LINDEN, N.J. -- David Clowney never wanted to leave the New York Jets, but it was clear from the moment training camp began that, with so many mouths to feed at wide receiver, something would have to give.
Still, Clowney didn't like the way his time with the Jets ended. He made the 53-man roster, was waived on Sept. 5, brought back on Sept. 14 and waived again on Oct. 4, when the Carolina Panthers picked him up.
"That was mixed feelings, hands down," Clowney said. "To be released, I was surprised I didn't get claimed initially, but I came back thinking everything is good -- then you're gone again. I love the Jets, I have much respect for Mike Tannenbaum, I love Rex Ryan, but in a way I felt I kind of got used a little bit."
He was known as Mr. August with the Jets, and says that's a tough role to have. "I have to get the ball to do that in the regular season," Clowney said of replicating his preseason production. "If you don't get the ball there's nothing you can do about it."
He had just one catch this season in three games with the Jets, a 22-yarder against Miami.
Clowney was back with his teammates on Monday to co-host Santonio Holmes' fundraiser for sickle-cell anemia research at Jersey Lanes in Linden. He joined Holmes -- a high school rival and longtime friend -- as well as Jerricho Cotchery, Braylon Edwards, Mark Sanchez and others at the bowling alley. The event had been in the works since the summer, and Clowney wasn't going to miss it.
"He did a good job for us. He caught my first pass," Sanchez said. "It's hard to see guys you know, you have an attachment -- and an emotional attachment too -- and then he's gone."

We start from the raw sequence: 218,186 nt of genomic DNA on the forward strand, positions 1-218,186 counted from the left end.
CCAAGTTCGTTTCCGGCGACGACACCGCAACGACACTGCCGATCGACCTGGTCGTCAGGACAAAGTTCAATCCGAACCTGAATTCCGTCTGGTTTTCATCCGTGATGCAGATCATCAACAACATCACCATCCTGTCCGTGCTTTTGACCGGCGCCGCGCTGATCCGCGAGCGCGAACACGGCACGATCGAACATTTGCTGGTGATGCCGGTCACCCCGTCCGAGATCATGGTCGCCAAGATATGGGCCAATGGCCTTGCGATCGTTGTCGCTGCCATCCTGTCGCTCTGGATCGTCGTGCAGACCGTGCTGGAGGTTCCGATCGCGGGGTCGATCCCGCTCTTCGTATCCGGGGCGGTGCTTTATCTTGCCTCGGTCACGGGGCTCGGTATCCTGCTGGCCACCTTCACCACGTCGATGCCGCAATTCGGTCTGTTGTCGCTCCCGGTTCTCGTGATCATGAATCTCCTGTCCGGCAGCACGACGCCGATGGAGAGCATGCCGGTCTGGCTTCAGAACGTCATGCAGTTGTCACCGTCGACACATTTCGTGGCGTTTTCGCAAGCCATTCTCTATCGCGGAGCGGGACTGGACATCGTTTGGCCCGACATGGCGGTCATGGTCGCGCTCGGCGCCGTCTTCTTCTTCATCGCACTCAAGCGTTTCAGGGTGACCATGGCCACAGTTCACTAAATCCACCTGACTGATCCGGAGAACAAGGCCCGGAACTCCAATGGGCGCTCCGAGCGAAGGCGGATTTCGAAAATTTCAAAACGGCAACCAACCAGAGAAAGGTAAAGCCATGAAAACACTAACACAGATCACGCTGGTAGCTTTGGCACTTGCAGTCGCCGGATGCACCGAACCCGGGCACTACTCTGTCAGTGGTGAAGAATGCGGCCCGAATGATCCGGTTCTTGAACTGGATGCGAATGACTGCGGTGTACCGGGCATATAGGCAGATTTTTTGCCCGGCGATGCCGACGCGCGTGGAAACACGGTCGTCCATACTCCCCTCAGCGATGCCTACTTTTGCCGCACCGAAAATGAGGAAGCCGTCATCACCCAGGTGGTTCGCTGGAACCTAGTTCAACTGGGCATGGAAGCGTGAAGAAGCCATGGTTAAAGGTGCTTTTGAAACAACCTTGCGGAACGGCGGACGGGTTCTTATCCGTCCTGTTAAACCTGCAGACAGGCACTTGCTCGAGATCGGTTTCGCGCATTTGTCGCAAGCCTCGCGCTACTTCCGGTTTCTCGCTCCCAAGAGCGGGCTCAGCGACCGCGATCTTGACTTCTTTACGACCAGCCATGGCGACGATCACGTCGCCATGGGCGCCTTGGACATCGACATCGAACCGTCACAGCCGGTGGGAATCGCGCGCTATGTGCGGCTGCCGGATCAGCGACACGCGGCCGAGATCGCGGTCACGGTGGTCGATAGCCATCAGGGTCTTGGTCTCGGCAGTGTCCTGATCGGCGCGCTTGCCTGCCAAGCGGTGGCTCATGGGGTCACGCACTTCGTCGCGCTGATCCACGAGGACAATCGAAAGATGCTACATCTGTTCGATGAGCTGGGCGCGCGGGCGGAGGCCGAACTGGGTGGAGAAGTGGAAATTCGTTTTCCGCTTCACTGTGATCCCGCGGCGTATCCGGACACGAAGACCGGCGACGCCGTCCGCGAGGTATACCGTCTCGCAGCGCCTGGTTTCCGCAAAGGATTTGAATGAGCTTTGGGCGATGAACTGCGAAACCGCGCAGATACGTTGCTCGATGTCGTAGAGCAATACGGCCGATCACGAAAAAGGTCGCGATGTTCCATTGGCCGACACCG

Clowney has three catches for 21 yards in three games with Carolina. He is trying to fit in with a team that has a lot of younger players, and trying to get the system down so he can make more of an impact. In some ways, Clowney might have an opportunity there that he wouldn't have had with the Jets.
"I think in a lot of ways it's good for him," Sanchez said. "He's doing a good job. He's showing what he can do. It's just hard for guys on our team, with so much talent."
Still, life has changed for Clowney since moving south. He used to have his little brother, Jordan Bean, living with him in New Jersey, but Bean is back with his family in Florida until Clowney establishes a little more stability.
"I'm in the last year of my contract," Clowney said. "So hopefully it will work out where I can be with the Panthers, be settled in for good, and bring my brother up here with me."
Clowney hopes that he has a new home, and felt a surge of optimism earlier this season despite a loss to Chicago. The Panthers are 1-6 and struggling, but Clowney told his teammates after the game that he believes in this group.
"I let them know this is a great team," Clowney said. "I saw a lot of great things in that first game that we lost and it just has to get put together.